The bus delivered the passengers right to the doorsteps of their respective hotels. What a delight, no waiting for luggage, no hailing an airport cab into town, etc... After sleeping off our jet lag, Tosh and I headed off to the Messencentrum – the big convention hall which houses the IWA convention. Not wanting to be responsible any longer than necessary for the thousands of dollars worth of ornate Lugers in my briefcase, I headed for the Mauser display. I was warmly greeted by a tall, lovely lady who handled the international gun transfers for Mauser.

The Mauser lady escorted me into a back office and I showed her that the guns were in perfect order. I handed her the U.S. State Department transfer papers for these deadly “weapons of mass destruction”. She started to smile broadly, but then blurted out: “Wo ist der Gethunk?” – Where is the Gethunk? – the Gethunk word cannot be translated – it is local gun trade slang for the sound that a proper German official makes when he stamps his big official rubber stamp onto your papers. She did not see any sign that these handguns, so very, very highly regulated in Germany, had been officially entered into Germany! She said that it was impossible that I was carrying pistols around town that had not been officially approved. I told her that Lufthansa had waved us past the customs officials and that I had not received any “Gethunk” on my weapon transport papers. She had been standing, with an air of great confidence, the picture of a solid Teutonic lady with a job of great responsibility and importance. However, as soon as she realized that she was holding unapproved weapons, her knees apparently went weak. She sat down very quickly and said that this was IMPOSSIBLE, that I MUST go back to the German Customs Office in Frankfort and get the papers stamped before she could touch the guns.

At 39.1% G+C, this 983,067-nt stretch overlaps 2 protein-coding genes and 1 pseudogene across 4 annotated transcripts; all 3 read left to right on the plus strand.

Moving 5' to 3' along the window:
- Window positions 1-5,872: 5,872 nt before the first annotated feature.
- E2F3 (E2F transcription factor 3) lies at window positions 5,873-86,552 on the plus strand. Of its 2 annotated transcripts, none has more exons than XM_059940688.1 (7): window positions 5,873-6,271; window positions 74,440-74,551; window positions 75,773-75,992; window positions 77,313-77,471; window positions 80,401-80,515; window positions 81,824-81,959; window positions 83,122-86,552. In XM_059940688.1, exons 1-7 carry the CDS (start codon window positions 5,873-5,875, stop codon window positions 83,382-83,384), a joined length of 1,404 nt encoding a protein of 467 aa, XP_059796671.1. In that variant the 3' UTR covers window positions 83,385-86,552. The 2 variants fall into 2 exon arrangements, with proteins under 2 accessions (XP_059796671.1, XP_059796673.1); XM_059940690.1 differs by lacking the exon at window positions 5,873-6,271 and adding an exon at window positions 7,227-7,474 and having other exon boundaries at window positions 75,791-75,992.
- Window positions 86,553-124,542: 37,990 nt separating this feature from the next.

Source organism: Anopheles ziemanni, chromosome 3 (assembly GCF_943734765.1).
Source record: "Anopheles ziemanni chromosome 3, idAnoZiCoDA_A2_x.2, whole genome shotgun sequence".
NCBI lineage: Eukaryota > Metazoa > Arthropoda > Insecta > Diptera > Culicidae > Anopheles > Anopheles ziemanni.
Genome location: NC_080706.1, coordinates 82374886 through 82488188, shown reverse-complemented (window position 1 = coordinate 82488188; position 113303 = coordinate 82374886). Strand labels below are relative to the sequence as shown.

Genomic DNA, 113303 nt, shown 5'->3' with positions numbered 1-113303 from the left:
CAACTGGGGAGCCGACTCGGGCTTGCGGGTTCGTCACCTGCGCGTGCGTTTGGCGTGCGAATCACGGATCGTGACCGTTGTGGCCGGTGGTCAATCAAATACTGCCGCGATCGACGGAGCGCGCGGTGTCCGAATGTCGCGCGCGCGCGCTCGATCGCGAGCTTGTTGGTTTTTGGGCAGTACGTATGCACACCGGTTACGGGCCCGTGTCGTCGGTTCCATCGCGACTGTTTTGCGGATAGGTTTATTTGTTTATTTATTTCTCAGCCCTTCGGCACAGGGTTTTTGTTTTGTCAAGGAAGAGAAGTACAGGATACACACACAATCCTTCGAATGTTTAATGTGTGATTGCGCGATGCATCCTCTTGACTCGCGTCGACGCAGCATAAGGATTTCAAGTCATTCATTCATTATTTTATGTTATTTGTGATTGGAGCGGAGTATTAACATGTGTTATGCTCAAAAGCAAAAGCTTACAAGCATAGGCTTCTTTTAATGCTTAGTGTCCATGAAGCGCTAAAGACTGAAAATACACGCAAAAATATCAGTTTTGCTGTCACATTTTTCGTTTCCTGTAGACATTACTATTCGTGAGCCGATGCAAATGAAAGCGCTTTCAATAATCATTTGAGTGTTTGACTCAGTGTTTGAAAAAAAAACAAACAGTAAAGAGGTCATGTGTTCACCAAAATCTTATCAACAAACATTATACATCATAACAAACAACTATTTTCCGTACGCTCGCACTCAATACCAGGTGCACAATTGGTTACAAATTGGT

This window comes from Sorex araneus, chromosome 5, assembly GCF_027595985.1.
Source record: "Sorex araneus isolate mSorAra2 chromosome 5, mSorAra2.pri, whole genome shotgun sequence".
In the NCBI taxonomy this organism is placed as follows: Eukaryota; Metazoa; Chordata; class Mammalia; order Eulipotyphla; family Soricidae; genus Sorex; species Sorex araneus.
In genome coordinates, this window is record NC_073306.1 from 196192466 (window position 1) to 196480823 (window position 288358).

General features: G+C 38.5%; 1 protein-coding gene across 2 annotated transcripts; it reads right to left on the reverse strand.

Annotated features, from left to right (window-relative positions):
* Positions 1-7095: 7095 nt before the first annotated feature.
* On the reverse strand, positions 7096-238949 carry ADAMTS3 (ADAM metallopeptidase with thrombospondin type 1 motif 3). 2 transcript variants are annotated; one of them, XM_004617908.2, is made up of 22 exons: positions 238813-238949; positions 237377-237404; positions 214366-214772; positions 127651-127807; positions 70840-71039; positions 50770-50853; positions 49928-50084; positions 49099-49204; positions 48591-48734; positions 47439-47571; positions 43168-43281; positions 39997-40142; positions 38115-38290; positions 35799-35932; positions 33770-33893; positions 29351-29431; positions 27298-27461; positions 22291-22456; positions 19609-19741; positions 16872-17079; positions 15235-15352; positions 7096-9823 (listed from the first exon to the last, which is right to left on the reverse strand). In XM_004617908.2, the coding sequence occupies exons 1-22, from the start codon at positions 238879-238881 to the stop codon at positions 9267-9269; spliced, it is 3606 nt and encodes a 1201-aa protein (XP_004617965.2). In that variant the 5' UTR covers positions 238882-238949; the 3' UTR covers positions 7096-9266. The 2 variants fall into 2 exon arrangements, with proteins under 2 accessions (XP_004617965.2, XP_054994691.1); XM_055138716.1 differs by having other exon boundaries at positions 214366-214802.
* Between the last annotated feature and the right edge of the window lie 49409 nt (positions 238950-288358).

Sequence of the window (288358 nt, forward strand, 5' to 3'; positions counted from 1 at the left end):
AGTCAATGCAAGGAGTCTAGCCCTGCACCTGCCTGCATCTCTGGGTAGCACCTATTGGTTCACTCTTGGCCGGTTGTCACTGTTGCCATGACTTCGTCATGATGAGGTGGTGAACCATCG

Knowing that to carry out her request, I would have to travel part way across Germany, wasting a day, to say nothing of the fact that I would have “contraband” weapons in my briefcase, and feeling that certainly she, and other high Mauser officials, could work this out while the guns sat securely in their safe, I rose and said: “Thank you very much for the opportunity to have had these fine guns, they are again in your keeping, I’m sure that you can take care of this”.

If you had seen the look in her eyes as I left the guns on her desk, you would not have thought that the Gestapo had been disbanded decades ago!